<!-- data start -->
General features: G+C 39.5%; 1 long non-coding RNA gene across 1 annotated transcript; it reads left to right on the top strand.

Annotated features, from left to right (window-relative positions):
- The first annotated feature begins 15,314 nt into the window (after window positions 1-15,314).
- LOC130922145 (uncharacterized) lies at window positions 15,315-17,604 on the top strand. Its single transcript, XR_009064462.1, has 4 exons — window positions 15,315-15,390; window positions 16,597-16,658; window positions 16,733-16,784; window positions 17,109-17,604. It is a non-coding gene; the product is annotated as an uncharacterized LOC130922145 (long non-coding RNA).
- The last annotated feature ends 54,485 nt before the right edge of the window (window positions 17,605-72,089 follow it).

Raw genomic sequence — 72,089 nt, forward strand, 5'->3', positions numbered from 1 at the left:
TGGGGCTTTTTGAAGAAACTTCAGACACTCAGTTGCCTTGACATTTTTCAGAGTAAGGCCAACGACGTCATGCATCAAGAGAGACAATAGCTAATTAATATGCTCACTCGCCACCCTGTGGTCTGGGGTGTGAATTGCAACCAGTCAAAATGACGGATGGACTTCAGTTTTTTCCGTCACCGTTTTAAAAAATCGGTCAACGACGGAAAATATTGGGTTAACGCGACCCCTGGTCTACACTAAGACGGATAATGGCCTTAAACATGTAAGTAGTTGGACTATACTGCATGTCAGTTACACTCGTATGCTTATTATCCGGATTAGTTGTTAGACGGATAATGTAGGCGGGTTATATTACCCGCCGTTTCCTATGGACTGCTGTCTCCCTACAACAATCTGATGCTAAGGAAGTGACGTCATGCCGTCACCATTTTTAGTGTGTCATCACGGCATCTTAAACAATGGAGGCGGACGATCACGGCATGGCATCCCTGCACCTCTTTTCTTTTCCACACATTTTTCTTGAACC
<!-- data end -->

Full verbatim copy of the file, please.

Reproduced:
General features: G+C 39.5%; 1 long non-coding RNA gene across 1 annotated transcript; it reads left to right on the top strand.

Annotated features, from left to right (window-relative positions):
- The first annotated feature begins 15,314 nt into the window (after window positions 1-15,314).
- LOC130922145 (uncharacterized) lies at window positions 15,315-17,604 on the top strand. Its single transcript, XR_009064462.1, has 4 exons — window positions 15,315-15,390; window positions 16,597-16,658; window positions 16,733-16,784; window positions 17,109-17,604. It is a non-coding gene; the product is annotated as an uncharacterized LOC130922145 (long non-coding RNA).
- The last annotated feature ends 54,485 nt before the right edge of the window (window positions 17,605-72,089 follow it).

Raw genomic sequence — 72,089 nt, forward strand, 5'->3', positions numbered from 1 at the left:
TGGGGCTTTTTGAAGAAACTTCAGACACTCAGTTGCCTTGACATTTTTCAGAGTAAGGCCAACGACGTCATGCATCAAGAGAGACAATAGCTAATTAATATGCTCACTCGCCACCCTGTGGTCTGGGGTGTGAATTGCAACCAGTCAAAATGACGGATGGACTTCAGTTTTTTCCGTCACCGTTTTAAAAAATCGGTCAACGACGGAAAATATTGGGTTAACGCGACCCCTGGTCTACACTAAGACGGATAATGGCCTTAAACATGTAAGTAGTTGGACTATACTGCATGTCAGTTACACTCGTATGCTTATTATCCGGATTAGTTGTTAGACGGATAATGTAGGCGGGTTATATTACCCGCCGTTTCCTATGGACTGCTGTCTCCCTACAACAATCTGATGCTAAGGAAGTGACGTCATGCCGTCACCATTTTTAGTGTGTCATCACGGCATCTTAAACAATGGAGGCGGACGATCACGGCATGGCATCCCTGCACCTCTTTTCTTTTCCACACATTTTTCTTGAACC